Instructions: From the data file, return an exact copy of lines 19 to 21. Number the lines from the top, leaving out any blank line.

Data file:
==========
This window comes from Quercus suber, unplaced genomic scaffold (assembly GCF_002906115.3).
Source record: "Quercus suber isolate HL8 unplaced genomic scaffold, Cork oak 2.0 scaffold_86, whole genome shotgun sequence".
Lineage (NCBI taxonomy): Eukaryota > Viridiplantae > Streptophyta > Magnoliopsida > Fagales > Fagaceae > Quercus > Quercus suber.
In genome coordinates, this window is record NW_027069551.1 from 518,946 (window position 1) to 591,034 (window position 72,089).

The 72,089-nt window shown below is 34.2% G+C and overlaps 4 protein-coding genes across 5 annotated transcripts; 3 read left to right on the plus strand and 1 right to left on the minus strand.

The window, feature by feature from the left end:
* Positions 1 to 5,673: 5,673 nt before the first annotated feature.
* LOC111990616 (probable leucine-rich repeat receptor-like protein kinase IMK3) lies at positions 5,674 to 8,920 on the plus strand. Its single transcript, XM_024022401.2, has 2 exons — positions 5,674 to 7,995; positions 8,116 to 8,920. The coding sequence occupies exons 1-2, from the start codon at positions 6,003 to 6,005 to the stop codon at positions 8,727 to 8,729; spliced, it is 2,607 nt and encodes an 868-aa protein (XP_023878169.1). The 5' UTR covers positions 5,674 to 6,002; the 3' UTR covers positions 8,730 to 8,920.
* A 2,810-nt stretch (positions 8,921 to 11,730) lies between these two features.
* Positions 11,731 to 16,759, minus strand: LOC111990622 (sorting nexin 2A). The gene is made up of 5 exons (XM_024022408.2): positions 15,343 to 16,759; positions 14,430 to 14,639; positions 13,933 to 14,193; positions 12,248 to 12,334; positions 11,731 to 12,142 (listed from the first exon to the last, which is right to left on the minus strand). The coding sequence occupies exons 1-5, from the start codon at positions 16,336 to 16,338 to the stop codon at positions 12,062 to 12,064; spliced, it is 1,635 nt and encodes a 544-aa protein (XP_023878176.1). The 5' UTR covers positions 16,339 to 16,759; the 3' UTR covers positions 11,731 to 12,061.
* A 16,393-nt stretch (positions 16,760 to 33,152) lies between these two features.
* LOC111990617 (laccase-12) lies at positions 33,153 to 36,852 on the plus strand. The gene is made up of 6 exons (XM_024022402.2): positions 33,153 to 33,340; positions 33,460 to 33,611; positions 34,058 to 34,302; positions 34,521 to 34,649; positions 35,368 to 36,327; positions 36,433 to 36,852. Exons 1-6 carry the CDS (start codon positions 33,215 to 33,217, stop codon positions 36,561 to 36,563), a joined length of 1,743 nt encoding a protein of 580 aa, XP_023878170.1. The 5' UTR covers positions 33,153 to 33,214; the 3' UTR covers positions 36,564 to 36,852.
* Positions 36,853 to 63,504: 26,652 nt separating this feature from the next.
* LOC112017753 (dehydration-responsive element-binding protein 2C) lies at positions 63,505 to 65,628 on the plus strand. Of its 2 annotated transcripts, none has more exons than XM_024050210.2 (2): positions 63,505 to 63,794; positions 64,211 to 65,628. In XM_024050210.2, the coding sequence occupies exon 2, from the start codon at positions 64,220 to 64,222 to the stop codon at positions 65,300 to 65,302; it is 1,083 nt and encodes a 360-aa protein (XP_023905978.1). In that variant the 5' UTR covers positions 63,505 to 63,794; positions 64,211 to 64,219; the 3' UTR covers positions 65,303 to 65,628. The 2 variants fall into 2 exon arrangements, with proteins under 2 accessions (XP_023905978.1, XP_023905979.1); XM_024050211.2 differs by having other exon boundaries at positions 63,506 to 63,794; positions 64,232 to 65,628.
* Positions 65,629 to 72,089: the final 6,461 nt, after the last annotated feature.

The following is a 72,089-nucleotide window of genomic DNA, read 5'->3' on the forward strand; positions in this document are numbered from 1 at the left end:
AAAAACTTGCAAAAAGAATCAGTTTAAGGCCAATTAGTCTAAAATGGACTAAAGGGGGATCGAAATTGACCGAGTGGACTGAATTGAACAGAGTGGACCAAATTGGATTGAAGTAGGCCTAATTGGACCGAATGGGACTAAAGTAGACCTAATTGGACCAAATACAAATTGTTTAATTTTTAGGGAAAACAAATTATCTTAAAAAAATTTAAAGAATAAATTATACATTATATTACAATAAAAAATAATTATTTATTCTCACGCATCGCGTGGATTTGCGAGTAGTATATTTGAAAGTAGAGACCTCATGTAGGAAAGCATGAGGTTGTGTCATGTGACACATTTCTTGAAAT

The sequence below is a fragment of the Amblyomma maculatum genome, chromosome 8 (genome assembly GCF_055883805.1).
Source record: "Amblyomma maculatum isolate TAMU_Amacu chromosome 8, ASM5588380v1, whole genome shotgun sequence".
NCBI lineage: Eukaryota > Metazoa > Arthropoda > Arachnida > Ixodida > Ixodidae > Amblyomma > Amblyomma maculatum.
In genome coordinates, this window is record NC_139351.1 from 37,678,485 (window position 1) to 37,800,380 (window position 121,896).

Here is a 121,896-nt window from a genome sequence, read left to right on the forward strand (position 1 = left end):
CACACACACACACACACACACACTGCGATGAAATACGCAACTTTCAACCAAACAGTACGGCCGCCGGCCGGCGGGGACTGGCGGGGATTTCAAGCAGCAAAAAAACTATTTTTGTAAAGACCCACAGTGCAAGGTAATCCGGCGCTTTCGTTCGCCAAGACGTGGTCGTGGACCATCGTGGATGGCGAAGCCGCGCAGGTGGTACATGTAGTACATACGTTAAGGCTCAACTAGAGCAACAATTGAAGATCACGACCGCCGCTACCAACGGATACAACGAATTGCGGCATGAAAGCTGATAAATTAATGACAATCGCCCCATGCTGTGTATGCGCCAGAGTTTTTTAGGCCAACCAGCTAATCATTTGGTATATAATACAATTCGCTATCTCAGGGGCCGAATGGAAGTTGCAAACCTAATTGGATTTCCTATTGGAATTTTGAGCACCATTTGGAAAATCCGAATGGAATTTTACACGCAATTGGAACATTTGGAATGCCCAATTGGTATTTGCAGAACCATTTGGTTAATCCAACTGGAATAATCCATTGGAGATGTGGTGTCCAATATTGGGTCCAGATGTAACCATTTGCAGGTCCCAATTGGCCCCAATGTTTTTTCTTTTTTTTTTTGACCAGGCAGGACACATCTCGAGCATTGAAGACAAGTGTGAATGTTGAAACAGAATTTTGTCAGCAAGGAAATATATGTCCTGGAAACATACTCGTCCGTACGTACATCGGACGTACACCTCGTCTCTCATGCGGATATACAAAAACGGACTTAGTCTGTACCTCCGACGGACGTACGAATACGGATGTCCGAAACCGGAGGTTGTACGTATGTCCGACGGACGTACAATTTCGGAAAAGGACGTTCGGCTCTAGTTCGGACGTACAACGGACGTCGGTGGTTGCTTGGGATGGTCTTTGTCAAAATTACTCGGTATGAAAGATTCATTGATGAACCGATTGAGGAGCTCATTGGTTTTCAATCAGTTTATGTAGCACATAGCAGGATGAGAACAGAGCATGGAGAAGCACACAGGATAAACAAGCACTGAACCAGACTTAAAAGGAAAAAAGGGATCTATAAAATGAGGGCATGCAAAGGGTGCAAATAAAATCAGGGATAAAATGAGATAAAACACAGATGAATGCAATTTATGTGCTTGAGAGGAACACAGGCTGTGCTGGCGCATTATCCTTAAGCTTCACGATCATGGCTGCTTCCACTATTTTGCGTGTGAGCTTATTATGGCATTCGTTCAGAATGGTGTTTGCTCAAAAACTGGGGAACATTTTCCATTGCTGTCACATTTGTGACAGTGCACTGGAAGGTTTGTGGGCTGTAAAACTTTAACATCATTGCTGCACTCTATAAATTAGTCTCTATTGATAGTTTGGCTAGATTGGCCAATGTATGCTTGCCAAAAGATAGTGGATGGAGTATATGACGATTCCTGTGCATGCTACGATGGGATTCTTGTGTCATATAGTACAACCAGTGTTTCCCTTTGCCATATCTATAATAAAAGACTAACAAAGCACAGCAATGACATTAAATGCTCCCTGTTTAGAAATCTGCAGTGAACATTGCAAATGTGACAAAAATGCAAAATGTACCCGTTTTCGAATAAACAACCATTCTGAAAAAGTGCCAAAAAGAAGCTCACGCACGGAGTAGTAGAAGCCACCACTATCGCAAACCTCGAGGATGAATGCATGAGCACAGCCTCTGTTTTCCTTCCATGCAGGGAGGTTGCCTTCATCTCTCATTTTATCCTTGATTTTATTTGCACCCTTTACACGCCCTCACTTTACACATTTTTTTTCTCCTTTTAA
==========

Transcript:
Source record: "Amblyomma maculatum isolate TAMU_Amacu chromosome 8, ASM5588380v1, whole genome shotgun sequence".
NCBI lineage: Eukaryota > Metazoa > Arthropoda > Arachnida > Ixodida > Ixodidae > Amblyomma > Amblyomma maculatum.
In genome coordinates, this window is record NC_139351.1 from 37,678,485 (window position 1) to 37,800,380 (window position 121,896).